Author Topic: Programming Advice  (Read 4215 times)

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Offline Steve Walmsley

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Re: Programming Advice
« Reply #15 on: October 13, 2010, 12:29:46 AM »
2)  If you want something that's close to an array of objects, then List<T> is the container you want.  This is a simple container that can be iterated through using a foreach block, and allows multiple inclusions of the same object.  Dictionary<TKey, TValue> is what I usually hear referred to as an "associative array" - it allows keyed access.  Note that (IIRC) a Dictionary is implemented as something close to a hash table, in other words you can find an element in it without doing an O(N) search.  Also note that the key values in a dictionary need to be unique.

As well as looping through the list I also need to be able to access a specific item based on its key, such as ShipID. I was going to ensure that all objects have a unique identifier wthin the game, not just within a specific type of object. Does that type of keyed access mean the Dictionary is still the way to go?

Steve
 

Offline sloanjh

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Re: Programming Advice
« Reply #16 on: October 13, 2010, 12:32:34 AM »
My hope was that I could setup Dictionary to add MapObjects, fill it with derived objects and then override various base class functions to ensure that the container class would call functions appropriate to the complexity of the derived object. For example, if I create an UpdateCourseSpeed function, which will handle changes to course and speed based on changes in thrust, facing and external forces such a gravity, that would require code for missiles, more complex code for ships and different code for something like an asteroid, which would perhaps be a SystemBody object, derived from MapObject. The base UpdateCourseSpeed function would be in MapObject. Missile, Ship and SystemBody would have their own version of the same function. I would like to be able to run a single for each loop for every MapObject and have the code take the appropriate action for each object, although using the overriden function rather than checking the type of each object first. This is straighforward in C++. Is that what you mean above for C#, or will I need a separate Dictionary class to hold collections of Missile, Ship and SystemBody objects? Or am I just way out of date in terms of thinking and there is a better way to handle this?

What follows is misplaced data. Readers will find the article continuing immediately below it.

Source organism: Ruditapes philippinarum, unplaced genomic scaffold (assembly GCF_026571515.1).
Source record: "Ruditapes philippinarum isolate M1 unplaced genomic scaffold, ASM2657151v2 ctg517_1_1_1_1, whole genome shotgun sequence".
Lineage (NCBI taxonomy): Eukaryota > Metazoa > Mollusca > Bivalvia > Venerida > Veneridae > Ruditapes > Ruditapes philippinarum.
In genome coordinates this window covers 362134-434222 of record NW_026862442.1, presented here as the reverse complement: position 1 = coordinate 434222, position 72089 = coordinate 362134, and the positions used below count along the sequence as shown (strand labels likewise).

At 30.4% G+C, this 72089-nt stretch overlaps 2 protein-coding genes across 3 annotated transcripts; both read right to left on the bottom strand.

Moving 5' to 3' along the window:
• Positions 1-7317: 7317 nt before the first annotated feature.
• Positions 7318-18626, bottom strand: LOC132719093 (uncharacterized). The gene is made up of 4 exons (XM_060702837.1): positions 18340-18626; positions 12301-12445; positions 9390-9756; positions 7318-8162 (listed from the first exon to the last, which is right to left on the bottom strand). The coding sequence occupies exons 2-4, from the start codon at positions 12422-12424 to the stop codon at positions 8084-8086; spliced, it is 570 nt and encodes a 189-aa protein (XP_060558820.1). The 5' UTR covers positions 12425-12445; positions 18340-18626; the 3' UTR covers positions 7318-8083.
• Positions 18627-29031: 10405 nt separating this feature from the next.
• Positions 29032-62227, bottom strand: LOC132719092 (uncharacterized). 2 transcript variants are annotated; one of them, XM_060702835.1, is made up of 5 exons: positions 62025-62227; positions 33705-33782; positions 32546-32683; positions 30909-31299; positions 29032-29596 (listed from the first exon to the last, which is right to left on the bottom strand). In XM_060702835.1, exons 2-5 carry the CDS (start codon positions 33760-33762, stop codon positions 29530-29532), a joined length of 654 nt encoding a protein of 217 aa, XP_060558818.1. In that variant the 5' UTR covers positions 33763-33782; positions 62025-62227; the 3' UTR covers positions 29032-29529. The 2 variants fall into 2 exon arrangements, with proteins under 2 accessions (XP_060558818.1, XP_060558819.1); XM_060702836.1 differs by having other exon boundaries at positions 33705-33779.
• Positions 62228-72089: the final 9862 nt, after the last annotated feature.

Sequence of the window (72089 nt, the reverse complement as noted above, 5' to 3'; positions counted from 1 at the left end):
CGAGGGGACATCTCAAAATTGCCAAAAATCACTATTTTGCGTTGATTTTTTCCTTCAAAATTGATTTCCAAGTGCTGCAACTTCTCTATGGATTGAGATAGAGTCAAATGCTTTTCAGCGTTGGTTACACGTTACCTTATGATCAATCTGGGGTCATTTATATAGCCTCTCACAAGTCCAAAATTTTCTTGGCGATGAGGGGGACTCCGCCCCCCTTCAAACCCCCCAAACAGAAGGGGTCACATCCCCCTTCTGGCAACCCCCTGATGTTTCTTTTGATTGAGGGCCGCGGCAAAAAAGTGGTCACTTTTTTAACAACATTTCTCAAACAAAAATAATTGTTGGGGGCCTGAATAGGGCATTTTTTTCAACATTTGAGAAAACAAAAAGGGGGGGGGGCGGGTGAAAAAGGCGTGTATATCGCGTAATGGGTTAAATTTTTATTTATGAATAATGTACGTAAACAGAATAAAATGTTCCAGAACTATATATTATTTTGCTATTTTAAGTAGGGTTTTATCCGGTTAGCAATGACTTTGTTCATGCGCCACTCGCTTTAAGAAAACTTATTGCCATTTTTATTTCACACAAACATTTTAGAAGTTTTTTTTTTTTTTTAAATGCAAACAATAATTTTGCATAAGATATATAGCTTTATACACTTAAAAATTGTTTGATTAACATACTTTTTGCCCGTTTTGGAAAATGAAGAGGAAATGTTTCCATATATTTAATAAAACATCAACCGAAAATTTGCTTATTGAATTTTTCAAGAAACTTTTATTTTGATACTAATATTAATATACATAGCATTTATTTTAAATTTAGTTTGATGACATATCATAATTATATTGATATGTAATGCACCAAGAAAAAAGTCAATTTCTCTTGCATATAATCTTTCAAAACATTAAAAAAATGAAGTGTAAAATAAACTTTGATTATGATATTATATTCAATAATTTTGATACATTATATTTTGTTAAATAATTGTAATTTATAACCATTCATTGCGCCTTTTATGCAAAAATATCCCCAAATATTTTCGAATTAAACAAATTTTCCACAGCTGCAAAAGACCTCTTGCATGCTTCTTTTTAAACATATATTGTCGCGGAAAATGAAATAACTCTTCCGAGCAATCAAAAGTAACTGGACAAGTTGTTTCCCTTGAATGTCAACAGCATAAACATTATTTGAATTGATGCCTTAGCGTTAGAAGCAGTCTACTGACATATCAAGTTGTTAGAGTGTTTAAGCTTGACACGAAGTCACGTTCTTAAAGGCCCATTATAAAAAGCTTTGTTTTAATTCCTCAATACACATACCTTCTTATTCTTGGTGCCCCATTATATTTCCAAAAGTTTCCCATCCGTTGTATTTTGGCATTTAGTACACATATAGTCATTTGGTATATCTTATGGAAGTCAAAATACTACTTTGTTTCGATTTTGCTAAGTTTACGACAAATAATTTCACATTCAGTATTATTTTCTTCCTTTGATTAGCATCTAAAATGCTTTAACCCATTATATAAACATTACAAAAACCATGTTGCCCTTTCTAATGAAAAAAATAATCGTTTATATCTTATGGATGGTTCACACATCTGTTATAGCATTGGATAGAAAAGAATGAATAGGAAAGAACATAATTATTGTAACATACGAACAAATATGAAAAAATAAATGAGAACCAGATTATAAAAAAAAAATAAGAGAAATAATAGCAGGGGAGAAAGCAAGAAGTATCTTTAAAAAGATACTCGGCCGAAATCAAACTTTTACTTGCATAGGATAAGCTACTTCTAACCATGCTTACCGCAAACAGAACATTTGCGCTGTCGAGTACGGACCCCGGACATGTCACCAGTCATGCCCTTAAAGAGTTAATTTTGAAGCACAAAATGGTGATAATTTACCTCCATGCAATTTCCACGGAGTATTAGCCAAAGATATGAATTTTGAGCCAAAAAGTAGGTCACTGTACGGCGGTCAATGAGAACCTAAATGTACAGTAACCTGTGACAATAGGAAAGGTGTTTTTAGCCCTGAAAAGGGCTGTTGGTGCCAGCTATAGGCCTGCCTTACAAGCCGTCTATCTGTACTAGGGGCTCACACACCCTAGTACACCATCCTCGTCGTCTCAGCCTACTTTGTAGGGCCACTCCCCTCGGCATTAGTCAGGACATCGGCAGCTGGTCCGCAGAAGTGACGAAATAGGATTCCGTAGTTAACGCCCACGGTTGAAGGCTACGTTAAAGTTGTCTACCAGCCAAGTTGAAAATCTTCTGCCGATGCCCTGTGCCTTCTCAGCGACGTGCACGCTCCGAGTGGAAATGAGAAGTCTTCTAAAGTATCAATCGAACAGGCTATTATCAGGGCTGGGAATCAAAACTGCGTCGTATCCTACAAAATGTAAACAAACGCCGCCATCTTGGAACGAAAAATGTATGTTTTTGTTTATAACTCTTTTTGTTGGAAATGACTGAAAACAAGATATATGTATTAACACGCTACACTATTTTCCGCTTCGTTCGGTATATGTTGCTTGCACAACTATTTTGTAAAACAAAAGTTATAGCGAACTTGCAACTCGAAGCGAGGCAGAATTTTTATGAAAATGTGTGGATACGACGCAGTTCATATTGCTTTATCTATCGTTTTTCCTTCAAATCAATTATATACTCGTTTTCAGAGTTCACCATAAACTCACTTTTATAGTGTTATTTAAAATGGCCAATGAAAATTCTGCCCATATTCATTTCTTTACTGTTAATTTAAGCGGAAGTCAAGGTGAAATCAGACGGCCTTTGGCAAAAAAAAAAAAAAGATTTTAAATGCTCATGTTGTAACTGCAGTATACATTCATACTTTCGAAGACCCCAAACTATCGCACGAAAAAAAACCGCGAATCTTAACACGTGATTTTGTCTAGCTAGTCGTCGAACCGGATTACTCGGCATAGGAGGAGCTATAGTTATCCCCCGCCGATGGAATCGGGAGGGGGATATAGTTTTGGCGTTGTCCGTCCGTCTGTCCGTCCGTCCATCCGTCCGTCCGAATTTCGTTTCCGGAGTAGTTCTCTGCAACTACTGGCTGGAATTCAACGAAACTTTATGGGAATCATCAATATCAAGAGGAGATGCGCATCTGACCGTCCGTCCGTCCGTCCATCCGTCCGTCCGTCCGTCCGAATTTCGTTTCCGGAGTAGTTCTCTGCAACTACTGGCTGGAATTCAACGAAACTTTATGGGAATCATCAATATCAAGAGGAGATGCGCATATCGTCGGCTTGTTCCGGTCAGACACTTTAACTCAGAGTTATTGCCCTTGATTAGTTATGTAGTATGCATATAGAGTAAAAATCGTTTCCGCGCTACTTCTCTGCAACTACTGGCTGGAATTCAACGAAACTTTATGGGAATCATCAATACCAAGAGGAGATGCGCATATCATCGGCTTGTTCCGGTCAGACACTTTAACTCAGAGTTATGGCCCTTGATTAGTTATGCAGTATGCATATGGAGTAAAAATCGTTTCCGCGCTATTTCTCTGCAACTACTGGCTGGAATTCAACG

I think my big post discussed this.  The bottom line is that you want your collection to be of IMapObjects (interfaces which the concrete objects implement) - the code in the loop calls the IMapObject methods, while the concrete type gives the polymorphism.  Let me know if you want more example code - I think what I put in probably addresses what you're after....